An empty promise of "free" money from the government was enough for thousands of people to divulge personal identifying information to identity thieves. The scam has been dubbed the “Obama utility bill scam,” and it's spreading.
How does it work?
In recent weeks, punishing heat waves have sent utilities skyrocketing and customers clamoring for a way to pay the bills. Scammers have been using the opportunity and desperation to travel from state to state, convincing residents that a special federal government assistance program from the Obama administration will help pay their utility bills. Victims are given bank account and routing numbers to use in paying their bills online, but must first "register" using their Social Security numbers and other personal information.
The continued spread of the “Obama utility bill scam,” as some have dubbed it, means it’s likely coming to a neighborhood near you. Scammers find victims through all the usual digital channels -- emails, bogus tweets, even Facebook messages. But in an unusual twist, the scam also has a real-world element. Agents for the criminals are going block by block, knocking on doors and handing out leaflets, encouraging people to pay their bills with the bogus account information.
One reason the scam is spreading: It seems to work. Before the local utility company gets wise to the bogus account numbers being used, the payments are processed and initially credited to victims, who receive payment confirmation notices. The victims often share their success stories with family and friends, who also fall for the scam. Only later are the payments rescinded.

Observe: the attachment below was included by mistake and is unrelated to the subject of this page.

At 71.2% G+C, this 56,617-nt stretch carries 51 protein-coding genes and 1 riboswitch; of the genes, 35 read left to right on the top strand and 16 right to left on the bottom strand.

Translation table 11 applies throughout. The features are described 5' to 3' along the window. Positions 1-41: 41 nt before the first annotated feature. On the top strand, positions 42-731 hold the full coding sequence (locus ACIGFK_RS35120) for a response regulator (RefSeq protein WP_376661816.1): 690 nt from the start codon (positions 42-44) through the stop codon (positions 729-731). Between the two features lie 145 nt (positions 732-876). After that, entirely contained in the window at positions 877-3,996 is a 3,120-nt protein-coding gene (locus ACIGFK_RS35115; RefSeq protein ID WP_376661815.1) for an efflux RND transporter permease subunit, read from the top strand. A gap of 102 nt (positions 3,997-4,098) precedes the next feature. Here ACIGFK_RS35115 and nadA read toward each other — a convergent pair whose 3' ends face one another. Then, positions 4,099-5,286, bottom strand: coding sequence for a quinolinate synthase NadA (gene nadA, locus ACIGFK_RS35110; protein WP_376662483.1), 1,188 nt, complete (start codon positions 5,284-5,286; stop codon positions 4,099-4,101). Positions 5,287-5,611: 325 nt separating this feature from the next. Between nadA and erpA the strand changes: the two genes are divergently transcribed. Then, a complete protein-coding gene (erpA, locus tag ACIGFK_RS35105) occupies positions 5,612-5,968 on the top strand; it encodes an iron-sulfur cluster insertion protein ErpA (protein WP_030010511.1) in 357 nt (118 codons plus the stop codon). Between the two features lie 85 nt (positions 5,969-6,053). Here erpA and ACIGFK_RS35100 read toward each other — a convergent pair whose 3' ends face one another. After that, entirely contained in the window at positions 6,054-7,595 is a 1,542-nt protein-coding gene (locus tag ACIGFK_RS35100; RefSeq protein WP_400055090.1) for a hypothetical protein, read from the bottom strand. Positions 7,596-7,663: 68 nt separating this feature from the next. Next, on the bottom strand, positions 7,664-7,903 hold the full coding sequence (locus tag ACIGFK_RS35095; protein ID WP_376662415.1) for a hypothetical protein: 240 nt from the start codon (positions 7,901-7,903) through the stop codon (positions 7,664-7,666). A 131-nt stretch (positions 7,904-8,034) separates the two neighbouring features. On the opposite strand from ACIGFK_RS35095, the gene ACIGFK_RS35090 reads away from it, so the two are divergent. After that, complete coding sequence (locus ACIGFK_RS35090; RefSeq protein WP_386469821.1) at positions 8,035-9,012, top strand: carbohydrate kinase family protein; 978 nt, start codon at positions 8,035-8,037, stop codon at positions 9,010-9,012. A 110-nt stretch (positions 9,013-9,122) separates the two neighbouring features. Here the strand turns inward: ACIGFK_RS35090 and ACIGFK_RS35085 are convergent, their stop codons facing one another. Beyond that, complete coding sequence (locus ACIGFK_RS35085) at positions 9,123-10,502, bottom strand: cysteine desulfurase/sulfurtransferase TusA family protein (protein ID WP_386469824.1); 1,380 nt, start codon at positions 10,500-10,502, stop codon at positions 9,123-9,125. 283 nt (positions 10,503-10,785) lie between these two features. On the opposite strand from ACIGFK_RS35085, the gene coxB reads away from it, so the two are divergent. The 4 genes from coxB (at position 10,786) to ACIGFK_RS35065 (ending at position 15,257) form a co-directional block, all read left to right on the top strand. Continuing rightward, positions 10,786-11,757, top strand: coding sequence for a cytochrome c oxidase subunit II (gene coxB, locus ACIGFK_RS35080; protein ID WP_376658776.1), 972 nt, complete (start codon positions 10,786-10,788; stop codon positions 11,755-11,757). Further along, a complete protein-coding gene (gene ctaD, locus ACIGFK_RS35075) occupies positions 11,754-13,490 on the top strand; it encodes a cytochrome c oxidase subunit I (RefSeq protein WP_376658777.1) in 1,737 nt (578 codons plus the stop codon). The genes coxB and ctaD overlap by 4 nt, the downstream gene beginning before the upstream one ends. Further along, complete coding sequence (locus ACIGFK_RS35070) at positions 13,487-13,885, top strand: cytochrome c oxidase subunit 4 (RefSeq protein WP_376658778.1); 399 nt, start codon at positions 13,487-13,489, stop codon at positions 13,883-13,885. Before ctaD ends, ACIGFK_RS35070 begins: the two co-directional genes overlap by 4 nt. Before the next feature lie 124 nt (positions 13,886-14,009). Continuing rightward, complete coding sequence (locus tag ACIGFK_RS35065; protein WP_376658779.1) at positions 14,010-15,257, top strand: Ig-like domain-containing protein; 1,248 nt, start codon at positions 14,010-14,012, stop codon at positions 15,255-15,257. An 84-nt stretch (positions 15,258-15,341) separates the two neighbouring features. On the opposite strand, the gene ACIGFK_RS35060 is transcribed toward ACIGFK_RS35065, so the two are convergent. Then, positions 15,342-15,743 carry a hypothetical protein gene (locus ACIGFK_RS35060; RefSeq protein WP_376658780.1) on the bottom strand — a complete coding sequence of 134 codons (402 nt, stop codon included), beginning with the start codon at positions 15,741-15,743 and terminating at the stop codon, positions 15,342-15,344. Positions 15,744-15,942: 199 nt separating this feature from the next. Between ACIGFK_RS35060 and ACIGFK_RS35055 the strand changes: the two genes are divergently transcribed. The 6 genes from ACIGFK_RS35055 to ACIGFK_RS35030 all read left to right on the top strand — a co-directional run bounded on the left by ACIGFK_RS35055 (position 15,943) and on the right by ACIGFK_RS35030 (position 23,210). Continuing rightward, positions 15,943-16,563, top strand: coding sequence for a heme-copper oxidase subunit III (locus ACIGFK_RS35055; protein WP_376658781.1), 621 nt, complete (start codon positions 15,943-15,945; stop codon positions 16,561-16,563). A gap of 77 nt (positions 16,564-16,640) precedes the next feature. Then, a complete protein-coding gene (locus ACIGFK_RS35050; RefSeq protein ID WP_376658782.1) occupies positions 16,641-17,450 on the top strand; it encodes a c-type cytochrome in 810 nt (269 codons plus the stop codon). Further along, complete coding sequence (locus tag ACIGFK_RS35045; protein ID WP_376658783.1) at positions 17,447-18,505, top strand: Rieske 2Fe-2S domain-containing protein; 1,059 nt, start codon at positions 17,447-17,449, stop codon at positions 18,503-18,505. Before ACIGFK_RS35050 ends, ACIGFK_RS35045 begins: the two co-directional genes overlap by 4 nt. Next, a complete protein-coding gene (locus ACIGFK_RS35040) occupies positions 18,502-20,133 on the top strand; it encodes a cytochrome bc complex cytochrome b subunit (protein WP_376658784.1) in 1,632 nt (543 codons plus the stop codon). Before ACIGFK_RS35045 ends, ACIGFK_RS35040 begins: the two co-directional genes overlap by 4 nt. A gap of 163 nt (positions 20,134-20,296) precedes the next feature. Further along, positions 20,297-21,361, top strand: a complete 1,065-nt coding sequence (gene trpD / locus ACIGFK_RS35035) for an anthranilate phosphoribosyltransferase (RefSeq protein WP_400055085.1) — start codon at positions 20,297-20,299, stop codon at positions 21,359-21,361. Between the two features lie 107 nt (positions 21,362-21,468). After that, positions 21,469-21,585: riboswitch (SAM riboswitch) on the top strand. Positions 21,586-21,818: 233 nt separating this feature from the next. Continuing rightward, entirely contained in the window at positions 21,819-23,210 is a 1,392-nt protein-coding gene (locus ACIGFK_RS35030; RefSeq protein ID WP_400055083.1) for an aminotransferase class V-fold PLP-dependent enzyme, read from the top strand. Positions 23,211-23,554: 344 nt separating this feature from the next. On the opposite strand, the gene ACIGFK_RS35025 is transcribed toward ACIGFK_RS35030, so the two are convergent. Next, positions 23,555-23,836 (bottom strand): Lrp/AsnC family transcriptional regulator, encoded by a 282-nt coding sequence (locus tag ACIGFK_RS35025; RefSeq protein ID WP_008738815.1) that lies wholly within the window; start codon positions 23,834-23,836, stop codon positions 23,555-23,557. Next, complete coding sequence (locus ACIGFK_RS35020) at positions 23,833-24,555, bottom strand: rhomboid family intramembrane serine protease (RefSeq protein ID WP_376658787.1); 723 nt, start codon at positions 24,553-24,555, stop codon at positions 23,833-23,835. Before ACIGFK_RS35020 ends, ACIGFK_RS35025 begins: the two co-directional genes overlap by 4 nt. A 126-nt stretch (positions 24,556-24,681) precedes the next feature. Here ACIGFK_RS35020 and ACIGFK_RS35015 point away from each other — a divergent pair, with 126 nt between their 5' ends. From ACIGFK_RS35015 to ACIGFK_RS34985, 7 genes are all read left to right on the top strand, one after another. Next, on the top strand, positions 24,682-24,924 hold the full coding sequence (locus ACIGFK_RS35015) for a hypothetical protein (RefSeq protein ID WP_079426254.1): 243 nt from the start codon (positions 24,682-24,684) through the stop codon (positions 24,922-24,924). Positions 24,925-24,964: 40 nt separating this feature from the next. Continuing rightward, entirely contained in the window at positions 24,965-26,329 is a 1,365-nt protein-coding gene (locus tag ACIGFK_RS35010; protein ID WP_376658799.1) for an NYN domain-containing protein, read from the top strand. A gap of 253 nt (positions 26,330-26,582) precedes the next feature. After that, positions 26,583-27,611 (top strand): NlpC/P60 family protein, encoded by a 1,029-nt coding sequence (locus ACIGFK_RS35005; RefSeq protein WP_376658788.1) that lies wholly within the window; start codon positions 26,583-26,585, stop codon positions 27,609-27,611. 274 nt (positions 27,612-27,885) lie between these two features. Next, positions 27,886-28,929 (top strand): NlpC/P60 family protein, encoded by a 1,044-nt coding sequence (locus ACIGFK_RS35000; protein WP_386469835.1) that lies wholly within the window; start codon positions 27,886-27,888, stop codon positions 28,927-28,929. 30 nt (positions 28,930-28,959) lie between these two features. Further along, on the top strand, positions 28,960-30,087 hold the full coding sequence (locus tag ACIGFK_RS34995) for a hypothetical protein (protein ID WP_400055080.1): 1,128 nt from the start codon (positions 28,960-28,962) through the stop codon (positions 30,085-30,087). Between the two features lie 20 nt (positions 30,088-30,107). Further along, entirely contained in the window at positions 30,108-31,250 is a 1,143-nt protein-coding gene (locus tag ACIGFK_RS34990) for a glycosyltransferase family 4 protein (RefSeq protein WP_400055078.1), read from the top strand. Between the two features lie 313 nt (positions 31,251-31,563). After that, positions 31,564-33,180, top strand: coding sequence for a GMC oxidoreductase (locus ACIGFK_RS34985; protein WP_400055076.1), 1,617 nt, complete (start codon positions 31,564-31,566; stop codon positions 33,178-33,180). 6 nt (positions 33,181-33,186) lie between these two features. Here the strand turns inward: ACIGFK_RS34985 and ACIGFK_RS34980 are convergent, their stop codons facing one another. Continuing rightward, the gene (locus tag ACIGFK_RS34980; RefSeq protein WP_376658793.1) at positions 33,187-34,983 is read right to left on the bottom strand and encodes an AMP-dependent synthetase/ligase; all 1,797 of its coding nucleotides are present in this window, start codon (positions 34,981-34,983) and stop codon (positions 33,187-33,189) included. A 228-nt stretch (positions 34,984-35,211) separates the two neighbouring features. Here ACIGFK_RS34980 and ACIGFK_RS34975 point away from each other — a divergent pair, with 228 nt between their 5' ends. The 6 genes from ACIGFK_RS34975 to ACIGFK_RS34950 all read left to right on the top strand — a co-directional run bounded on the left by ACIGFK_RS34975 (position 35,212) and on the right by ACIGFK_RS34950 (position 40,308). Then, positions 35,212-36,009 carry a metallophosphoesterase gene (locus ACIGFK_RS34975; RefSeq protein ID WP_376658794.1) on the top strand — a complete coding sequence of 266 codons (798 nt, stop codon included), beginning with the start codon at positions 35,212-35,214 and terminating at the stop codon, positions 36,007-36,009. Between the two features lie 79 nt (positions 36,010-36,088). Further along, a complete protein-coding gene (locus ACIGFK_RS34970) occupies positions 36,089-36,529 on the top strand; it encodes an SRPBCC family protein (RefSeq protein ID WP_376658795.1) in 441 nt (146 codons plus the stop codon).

Why is it working?
According to MSNBC, 2,000 people were tricked by the scam in Tampa last week alone, 10,000 in New Jersey and countless others across North Carolina, Pennsylvania, Indiana and New England. Utility companies in Utah and California also reported similar incidents earlier this year.
So why is this bogus scam catching on so quickly? Because we as a society have apparently reached a point where the promise of "Obama money" is enough to throw all conventional logic out the window:
Caroline Morales of Bethlehem, Penn., told the Allentown Morning Call that she had been tempted by the scam.
"My neighbor comes running with a paper that had a routing and account number," she told the paper. "She said Obama was helping people pay their utility bills, mortgage and any bills you had." While Morales had her doubts, she said her mom told her, "It's probably true since he is looking for votes."
Eagerness for and willingness to receive a handout has emboldened scammers and blinded the public -- so much so, that they must be reminded to use their brains: "We see scams once or twice a year, and a handful of people fall for them. But this is crazy," said Sylvia Wood, TECO spokeswoman. "Customers should never pay their bills with information that is not their own. We're encouraging them to use common sense."
In related news, the government overpaid unemployment benefits last year by $14 billion.
Oh, and 80% of the funding in the so-called Farm Bill is actually just expanded welfare: